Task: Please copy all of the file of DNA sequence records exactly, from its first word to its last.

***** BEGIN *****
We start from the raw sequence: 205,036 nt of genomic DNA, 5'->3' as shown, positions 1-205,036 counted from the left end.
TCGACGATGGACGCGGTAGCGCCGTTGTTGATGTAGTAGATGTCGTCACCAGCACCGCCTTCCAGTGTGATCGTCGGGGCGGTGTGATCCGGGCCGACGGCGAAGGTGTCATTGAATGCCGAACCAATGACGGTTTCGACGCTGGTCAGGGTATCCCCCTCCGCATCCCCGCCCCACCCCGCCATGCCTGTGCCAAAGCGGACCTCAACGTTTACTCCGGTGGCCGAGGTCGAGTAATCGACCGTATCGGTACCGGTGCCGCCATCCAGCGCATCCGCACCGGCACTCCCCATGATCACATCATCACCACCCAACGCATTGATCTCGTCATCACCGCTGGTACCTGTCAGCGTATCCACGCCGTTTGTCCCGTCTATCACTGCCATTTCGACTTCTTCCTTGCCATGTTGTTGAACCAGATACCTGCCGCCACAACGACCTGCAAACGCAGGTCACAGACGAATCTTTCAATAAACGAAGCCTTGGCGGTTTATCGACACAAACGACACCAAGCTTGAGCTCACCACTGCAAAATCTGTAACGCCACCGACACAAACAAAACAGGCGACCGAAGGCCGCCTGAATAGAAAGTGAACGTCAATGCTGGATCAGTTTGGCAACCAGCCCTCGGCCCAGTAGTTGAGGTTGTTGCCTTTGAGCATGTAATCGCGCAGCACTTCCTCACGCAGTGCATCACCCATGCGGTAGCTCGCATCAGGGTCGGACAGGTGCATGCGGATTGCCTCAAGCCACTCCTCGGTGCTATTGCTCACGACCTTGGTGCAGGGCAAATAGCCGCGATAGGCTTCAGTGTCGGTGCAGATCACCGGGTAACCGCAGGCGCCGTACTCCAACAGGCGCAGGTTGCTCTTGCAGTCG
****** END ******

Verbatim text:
We start from the raw sequence: 205,036 nt of genomic DNA, 5'->3' as shown, positions 1-205,036 counted from the left end.
TCGACGATGGACGCGGTAGCGCCGTTGTTGATGTAGTAGATGTCGTCACCAGCACCGCCTTCCAGTGTGATCGTCGGGGCGGTGTGATCCGGGCCGACGGCGAAGGTGTCATTGAATGCCGAACCAATGACGGTTTCGACGCTGGTCAGGGTATCCCCCTCCGCATCCCCGCCCCACCCCGCCATGCCTGTGCCAAAGCGGACCTCAACGTTTACTCCGGTGGCCGAGGTCGAGTAATCGACCGTATCGGTACCGGTGCCGCCATCCAGCGCATCCGCACCGGCACTCCCCATGATCACATCATCACCACCCAACGCATTGATCTCGTCATCACCGCTGGTACCTGTCAGCGTATCCACGCCGTTTGTCCCGTCTATCACTGCCATTTCGACTTCTTCCTTGCCATGTTGTTGAACCAGATACCTGCCGCCACAACGACCTGCAAACGCAGGTCACAGACGAATCTTTCAATAAACGAAGCCTTGGCGGTTTATCGACACAAACGACACCAAGCTTGAGCTCACCACTGCAAAATCTGTAACGCCACCGACACAAACAAAACAGGCGACCGAAGGCCGCCTGAATAGAAAGTGAACGTCAATGCTGGATCAGTTTGGCAACCAGCCCTCGGCCCAGTAGTTGAGGTTGTTGCCTTTGAGCATGTAATCGCGCAGCACTTCCTCACGCAGTGCATCACCCATGCGGTAGCTCGCATCAGGGTCGGACAGGTGCATGCGGATTGCCTCAAGCCACTCCTCGGTGCTATTGCTCACGACCTTGGTGCAGGGCAAATAGCCGCGATAGGCTTCAGTGTCGGTGCAGATCACCGGGTAACCGCAGGCGCCGTACTCCAACAGGCGCAGGTTGCTCTTGCAGTCG